By Dylan Donley, Student Intern Fall 2013
While it may surprise you that phishing has nothing to do with either sitting on a boat in the lake, with rods, tackle boxes, and bait, or rocking out to a very popular jam band, phishing is generally defined as online scams that frequently use unsolicited messages purporting to originate from legitimate organizations, particularly banking and finance services such as brokerage firms, to deceive victims into disclosing their financial and/or personal identity information.
Phishers, who have traditionally used spam emails to obtain sensitive information from unsuspecting individuals, have recently taken to a much older method of communication for their scams, one which many people would believe is not as susceptible to scams: the telephone. FINRA has recently received reports that phishers are posing as employees of at least one well-known brokerage firm to obtain personal information using phone calls in order to defraud individuals and lure them into providing personal and financial information.
Essentially, phishers make false or exaggerated statements or claims with the intent to deceive people into giving up something of value or some right that they hold. In the context of phone call phishing, the thing of value is generally the recipient’s personal information, financial account information, or actual financial assets. Phishers and scammers who contact you via phone (or any type of continued communication) often work to build a relationship with you to earn your trust in order to get your personal and financial information.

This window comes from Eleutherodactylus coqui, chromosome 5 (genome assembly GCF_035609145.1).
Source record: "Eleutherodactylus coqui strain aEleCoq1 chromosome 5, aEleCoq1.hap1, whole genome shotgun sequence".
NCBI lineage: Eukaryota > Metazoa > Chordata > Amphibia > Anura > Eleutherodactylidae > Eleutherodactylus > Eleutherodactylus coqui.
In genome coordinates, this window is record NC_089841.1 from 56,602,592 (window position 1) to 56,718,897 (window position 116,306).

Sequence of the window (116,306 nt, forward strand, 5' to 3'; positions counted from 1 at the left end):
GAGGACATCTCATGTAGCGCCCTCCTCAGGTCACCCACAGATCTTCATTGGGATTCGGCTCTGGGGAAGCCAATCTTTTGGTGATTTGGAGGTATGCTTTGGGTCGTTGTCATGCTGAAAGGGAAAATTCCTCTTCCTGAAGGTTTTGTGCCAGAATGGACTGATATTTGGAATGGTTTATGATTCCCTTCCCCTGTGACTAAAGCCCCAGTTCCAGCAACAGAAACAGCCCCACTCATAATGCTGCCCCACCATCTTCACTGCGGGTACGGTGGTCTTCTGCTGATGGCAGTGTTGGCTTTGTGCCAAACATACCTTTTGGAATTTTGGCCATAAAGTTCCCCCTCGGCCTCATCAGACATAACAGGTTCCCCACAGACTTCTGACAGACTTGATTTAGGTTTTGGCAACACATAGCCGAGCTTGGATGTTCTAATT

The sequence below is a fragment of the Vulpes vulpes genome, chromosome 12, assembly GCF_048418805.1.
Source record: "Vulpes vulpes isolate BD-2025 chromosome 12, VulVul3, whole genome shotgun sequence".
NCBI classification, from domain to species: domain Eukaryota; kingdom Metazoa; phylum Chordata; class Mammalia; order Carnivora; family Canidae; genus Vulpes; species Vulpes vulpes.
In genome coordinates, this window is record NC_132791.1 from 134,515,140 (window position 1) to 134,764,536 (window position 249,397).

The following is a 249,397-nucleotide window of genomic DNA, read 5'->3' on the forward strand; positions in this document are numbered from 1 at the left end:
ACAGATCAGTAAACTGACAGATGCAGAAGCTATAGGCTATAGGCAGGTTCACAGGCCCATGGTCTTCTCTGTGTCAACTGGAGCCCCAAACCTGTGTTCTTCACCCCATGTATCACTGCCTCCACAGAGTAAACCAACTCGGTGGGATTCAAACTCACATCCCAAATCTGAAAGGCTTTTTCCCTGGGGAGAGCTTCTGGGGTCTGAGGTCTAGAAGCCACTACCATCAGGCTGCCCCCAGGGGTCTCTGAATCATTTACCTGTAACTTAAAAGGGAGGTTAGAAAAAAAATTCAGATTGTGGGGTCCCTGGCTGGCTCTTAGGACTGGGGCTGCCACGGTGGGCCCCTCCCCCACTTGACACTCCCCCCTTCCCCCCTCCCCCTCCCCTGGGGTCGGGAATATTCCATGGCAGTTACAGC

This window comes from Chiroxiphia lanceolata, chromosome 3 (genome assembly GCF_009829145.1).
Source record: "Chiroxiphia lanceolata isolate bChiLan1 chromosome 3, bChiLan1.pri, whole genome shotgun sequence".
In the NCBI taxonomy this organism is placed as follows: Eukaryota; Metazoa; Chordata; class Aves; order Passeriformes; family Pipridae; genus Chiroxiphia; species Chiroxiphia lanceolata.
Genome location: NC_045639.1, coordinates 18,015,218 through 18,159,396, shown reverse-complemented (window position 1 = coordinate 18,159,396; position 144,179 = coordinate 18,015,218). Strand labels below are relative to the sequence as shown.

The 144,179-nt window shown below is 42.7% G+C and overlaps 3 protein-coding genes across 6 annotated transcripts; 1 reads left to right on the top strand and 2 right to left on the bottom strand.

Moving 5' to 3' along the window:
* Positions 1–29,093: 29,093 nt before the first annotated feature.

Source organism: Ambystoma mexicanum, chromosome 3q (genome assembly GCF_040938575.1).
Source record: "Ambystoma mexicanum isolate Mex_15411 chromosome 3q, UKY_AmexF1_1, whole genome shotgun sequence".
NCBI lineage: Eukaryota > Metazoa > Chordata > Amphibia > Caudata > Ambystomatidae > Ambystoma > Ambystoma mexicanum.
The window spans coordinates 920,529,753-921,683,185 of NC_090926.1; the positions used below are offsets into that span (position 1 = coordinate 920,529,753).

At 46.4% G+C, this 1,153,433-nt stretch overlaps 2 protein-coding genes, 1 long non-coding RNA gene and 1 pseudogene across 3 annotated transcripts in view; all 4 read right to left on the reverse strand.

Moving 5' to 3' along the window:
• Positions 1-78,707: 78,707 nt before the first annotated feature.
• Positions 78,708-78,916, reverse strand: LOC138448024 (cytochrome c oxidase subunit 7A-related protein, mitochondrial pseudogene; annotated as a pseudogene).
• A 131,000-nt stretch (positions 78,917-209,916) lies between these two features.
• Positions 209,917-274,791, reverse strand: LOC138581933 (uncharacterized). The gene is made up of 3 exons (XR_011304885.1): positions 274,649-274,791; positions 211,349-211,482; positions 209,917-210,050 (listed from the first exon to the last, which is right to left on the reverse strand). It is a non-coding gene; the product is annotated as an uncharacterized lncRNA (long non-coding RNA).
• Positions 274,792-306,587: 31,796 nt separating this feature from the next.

Examples of phishing scams generally involve emails, text messages or phone calls that falsely claim to be from brokerage firms, banks, credit card companies, Internet auction sites, electronic payment services or some other service that a person uses.
The Newest Phishing Trend: Telephone Investment Scams
Specifically, in the newest surge of phishing scams, FINRA has reported that phishers have been cold-calling potential victims, posing as employees of at least one well-known brokerage firm. People who have reported such calls have even included actual customers of the legitimate brokerage firms.
The phishers claim to offer information about certificates of deposit (CDs), allegedly yielding well above “the best rates in the market.” As part of the conversation, the phishers will say that their supervisor will follow up with more details about the CDs, and will sometimes send potential victims applications and forms to transfer funds in an effort to collect additional information. With this information, the phishers may attempt to steal the recipient’s identity or money from his or her financial accounts.
Look to my next blog post for the anatomy of a phishing scheme.